Dustysleep1_1

I'm due for a break from the web for a week. Aides de blog Patrick Appel and Chris Bodenner will keep the Dish al dente in my absence. I'm working on an essay for the magazine and catching up on some reading - things I cannot seem to get done when I'm blogging twelve hours a day. Atlantic Correspondents Richard Posner, Richard Florida, and Lane Wallace have also agreed to contribute this coming week. Usually when I try to take a breather, some epic events occur - popes die, icons are shot, etc - so look busy. 

As for our guests, Posner, U.S. Court of Appeals Judge and uber-prolific author who has written extensively about economics and the law, has a new book on the economic crisis that is the most intellectually honest book from the right in a very long time. More about his book here. Alex Tabarrok of Marginal Revolution once called Posner "the only person alive who deserves both a Nobel Prize and to sit on the U.S. Supreme Court." I've always been a huge fan, and am really honored to have him blog here.

Fallows profiles our second guest, aviation, adventure, science, and exploration writer Lane Wallace, describing her writing as using "illustrations from flying and mountain climbing to derive principles that would apply to, 200906_toc say, being laid off or losing a loved one." On her non-Atlantic blog, "No Map. No Guide. No Limits," she describes her transition into adventure writing thus: "Twenty years ago, I quit a safe and successful corporate career to become a pilot and an adventure writer. In the ensuing years, as if that original cliff leap wasn’t enough, my flying and story assignments have taken me across six continents, from 120 feet below sea level to 70,000 feet above the planet … and have landed me in more uncertain and uncomfortable situations than any truly sane person would choose or endure." Her free e-book can be downloaded here.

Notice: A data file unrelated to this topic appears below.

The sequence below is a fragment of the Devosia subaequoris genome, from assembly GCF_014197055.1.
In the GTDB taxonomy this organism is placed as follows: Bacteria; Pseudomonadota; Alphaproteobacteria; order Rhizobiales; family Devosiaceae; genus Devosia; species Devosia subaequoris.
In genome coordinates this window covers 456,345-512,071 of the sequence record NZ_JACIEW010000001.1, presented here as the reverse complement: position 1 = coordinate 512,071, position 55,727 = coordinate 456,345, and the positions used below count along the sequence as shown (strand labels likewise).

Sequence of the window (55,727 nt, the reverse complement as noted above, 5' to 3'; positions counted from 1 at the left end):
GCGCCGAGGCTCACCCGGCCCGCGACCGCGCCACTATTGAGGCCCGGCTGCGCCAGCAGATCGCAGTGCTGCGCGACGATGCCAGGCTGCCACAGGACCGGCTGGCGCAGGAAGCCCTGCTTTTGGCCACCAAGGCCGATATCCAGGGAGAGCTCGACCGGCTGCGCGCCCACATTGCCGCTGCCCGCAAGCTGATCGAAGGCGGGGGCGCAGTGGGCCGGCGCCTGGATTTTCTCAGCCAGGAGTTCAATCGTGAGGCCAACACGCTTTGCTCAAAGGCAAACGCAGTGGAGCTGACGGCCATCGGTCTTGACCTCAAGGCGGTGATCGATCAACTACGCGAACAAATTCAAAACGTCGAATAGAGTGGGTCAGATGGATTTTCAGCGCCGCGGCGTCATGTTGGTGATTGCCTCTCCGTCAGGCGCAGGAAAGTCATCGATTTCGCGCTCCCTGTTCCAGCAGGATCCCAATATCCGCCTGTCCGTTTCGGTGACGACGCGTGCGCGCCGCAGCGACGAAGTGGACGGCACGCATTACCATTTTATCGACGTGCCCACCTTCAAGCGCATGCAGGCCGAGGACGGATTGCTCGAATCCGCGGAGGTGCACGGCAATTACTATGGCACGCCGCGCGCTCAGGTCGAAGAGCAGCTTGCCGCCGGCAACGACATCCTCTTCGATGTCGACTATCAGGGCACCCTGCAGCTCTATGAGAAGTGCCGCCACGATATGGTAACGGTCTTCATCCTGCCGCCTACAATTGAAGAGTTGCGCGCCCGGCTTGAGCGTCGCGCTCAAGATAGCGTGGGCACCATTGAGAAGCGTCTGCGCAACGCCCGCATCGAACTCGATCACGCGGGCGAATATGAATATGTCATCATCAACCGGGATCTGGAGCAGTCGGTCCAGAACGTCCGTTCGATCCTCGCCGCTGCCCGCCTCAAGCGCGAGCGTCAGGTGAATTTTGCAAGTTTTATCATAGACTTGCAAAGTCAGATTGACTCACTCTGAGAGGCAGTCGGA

Richard Florida, booster of "the creative class," penned the much discussed Atlantic cover story from a few months ago, "How The Crash Will Reshape America." He's director of the Martin Prosperity Institute at the University of Toronto's Rotman School of Management and author of Rise of the Creative Class. Florida is basically the Nate Silver of national demographics and future infrastructure. Here's an interview he did with the Atlantic that explains some of his thinking.

Patrick Appel and Chris Bodenner are over-worked 20-something under-bloggers who are tasked with reading the entire internet everyday and delivering the choicest bits to yours truly. They will keep the Dish well-stocked, maintain the regular features, and make sure no online gem goes unblogged - or I will fire them. I might as well take this opportunity to reiterate how much I owe them, how proud I am that the Dish can now operate without me, and how much I enjoy hanging with them. Seriously, you don't get to work with people as fun and as dedicated as they are very often. You'll see again this week just how integral they are to this blog, its coverage of serious debate of serious topics and its delight in all that makes life worth laughing at as well.

Feel free to e-mail them dissents, insights, and links. Send them to my regular address, andrew@theatlantic.com.

Meanwhile, a genuine, heartfelt plug for the current issue of the magazine, whose new issue is a compulsive read. Ben Schwarz on recession fashion, Michael Hirschorn on the Economist, Josh Shenk's cover-story on the best longitudinal study of human beings ever conducted (JFK was in it), James Parker on SpongeBob, Megan on bankruptcy, and the inimitable Jeffrey Goldberg's advice on Facebook ultimatums: for Pete's sake, subscribe! Someone's got to pay these people, guys.

And see you in a week.

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